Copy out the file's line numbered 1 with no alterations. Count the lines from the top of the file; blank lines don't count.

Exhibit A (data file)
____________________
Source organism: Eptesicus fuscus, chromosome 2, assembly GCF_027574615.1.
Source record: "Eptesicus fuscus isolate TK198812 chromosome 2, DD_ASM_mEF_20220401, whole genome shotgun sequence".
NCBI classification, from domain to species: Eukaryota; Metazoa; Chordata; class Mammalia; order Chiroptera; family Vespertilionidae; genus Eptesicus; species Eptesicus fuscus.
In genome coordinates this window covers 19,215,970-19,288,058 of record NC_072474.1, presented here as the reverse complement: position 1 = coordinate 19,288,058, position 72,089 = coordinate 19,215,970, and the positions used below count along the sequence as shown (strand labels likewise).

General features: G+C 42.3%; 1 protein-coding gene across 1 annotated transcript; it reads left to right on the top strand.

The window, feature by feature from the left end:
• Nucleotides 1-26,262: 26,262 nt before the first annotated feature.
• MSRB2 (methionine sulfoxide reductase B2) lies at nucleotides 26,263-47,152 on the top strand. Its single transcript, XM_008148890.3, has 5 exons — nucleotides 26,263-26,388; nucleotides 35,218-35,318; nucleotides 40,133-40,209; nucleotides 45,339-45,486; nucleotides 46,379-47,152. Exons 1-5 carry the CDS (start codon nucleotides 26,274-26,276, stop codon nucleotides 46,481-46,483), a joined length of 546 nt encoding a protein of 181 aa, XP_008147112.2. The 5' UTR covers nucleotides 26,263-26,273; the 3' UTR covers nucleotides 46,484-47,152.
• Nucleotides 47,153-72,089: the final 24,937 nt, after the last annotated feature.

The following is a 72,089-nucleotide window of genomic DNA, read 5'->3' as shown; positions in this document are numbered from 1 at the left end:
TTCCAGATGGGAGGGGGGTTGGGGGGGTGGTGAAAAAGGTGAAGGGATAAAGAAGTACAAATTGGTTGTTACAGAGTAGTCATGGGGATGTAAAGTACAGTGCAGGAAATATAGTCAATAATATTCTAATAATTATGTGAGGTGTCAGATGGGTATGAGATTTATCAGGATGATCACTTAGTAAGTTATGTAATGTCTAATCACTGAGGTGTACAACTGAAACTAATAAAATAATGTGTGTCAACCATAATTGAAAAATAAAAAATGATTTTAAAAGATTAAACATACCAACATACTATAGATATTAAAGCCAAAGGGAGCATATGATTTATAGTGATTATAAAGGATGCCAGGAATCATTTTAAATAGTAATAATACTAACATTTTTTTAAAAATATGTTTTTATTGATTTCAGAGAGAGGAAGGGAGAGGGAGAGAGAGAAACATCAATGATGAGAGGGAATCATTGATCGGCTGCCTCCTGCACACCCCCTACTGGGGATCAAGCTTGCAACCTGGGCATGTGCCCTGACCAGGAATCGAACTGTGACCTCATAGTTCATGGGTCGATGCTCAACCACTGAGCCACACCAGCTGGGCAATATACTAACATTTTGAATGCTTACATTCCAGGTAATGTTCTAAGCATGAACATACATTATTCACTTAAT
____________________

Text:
Source organism: Eptesicus fuscus, chromosome 2, assembly GCF_027574615.1.